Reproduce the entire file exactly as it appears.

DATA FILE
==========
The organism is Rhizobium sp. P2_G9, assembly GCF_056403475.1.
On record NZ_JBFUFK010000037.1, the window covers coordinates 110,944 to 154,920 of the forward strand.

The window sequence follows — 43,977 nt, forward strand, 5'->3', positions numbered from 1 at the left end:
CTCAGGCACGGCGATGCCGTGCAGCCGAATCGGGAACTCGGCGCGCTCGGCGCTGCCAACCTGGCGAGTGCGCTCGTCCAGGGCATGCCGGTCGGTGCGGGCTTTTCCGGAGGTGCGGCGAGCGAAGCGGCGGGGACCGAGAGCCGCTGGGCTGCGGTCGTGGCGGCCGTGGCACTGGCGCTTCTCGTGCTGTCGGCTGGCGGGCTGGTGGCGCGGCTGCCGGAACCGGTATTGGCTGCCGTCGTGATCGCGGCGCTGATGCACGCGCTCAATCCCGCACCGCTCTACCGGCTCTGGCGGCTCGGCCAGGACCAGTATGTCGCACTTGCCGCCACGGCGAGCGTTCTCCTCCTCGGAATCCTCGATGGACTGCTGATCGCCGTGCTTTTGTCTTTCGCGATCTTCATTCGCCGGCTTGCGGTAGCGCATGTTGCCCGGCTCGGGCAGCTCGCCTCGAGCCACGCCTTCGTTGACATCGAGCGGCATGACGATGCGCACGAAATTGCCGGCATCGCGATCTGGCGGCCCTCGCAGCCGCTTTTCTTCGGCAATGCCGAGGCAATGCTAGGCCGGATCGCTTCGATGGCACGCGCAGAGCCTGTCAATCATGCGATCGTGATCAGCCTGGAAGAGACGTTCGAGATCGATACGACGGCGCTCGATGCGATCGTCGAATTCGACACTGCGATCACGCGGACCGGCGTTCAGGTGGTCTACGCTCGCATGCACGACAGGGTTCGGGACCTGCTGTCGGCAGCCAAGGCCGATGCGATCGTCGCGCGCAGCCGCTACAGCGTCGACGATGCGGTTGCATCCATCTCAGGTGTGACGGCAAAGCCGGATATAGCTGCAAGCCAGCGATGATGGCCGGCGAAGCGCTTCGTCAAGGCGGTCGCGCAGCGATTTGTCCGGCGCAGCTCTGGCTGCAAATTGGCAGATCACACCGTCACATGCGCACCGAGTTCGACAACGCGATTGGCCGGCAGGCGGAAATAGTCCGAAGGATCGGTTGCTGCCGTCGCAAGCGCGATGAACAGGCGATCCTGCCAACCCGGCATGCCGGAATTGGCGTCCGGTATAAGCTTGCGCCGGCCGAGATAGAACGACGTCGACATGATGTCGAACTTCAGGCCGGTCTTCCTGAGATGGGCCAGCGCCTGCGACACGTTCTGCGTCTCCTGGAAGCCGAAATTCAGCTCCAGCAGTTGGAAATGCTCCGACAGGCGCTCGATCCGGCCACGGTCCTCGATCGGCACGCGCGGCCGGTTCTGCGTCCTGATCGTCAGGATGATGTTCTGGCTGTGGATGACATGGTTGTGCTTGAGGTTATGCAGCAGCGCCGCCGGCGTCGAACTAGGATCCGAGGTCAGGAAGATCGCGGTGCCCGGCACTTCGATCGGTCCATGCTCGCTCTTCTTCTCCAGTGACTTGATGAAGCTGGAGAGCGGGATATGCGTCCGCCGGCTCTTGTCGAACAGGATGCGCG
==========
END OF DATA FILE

The organism is Rhizobium sp. P2_G9, assembly GCF_056403475.1.
On record NZ_JBFUFK010000037.1, the window covers coordinates 110,944 to 154,920 of the forward strand.

The window sequence follows — 43,977 nt, forward strand, 5'->3', positions numbered from 1 at the left end:
CTCAGGCACGGCGATGCCGTGCAGCCGAATCGGGAACTCGGCGCGCTCGGCGCTGCCAACCTGGCGAGTGCGCTCGTCCAGGGCATGCCGGTCGGTGCGGGCTTTTCCGGAGGTGCGGCGAGCGAAGCGGCGGGGACCGAGAGCCGCTGGGCTGCGGTCGTGGCGGCCGTGGCACTGGCGCTTCTCGTGCTGTCGGCTGGCGGGCTGGTGGCGCGGCTGCCGGAACCGGTATTGGCTGCCGTCGTGATCGCGGCGCTGATGCACGCGCTCAATCCCGCACCGCTCTACCGGCTCTGGCGGCTCGGCCAGGACCAGTATGTCGCACTTGCCGCCACGGCGAGCGTTCTCCTCCTCGGAATCCTCGATGGACTGCTGATCGCCGTGCTTTTGTCTTTCGCGATCTTCATTCGCCGGCTTGCGGTAGCGCATGTTGCCCGGCTCGGGCAGCTCGCCTCGAGCCACGCCTTCGTTGACATCGAGCGGCATGACGATGCGCACGAAATTGCCGGCATCGCGATCTGGCGGCCCTCGCAGCCGCTTTTCTTCGGCAATGCCGAGGCAATGCTAGGCCGGATCGCTTCGATGGCACGCGCAGAGCCTGTCAATCATGCGATCGTGATCAGCCTGGAAGAGACGTTCGAGATCGATACGACGGCGCTCGATGCGATCGTCGAATTCGACACTGCGATCACGCGGACCGGCGTTCAGGTGGTCTACGCTCGCATGCACGACAGGGTTCGGGACCTGCTGTCGGCAGCCAAGGCCGATGCGATCGTCGCGCGCAGCCGCTACAGCGTCGACGATGCGGTTGCATCCATCTCAGGTGTGACGGCAAAGCCGGATATAGCTGCAAGCCAGCGATGATGGCCGGCGAAGCGCTTCGTCAAGGCGGTCGCGCAGCGATTTGTCCGGCGCAGCTCTGGCTGCAAATTGGCAGATCACACCGTCACATGCGCACCGAGTTCGACAACGCGATTGGCCGGCAGGCGGAAATAGTCCGAAGGATCGGTTGCTGCCGTCGCAAGCGCGATGAACAGGCGATCCTGCCAACCCGGCATGCCGGAATTGGCGTCCGGTATAAGCTTGCGCCGGCCGAGATAGAACGACGTCGACATGATGTCGAACTTCAGGCCGGTCTTCCTGAGATGGGCCAGCGCCTGCGACACGTTCTGCGTCTCCTGGAAGCCGAAATTCAGCTCCAGCAGTTGGAAATGCTCCGACAGGCGCTCGATCCGGCCACGGTCCTCGATCGGCACGCGCGGCCGGTTCTGCGTCCTGATCGTCAGGATGATGTTCTGGCTGTGGATGACATGGTTGTGCTTGAGGTTATGCAGCAGCGCCGCCGGCGTCGAACTAGGATCCGAGGTCAGGAAGATCGCGGTGCCCGGCACTTCGATCGGTCCATGCTCGCTCTTCTTCTCCAGTGACTTGATGAAGCTGGAGAGCGGGATATGCGTCCGCCGGCTCTTGTCGAACAGGATGCGCG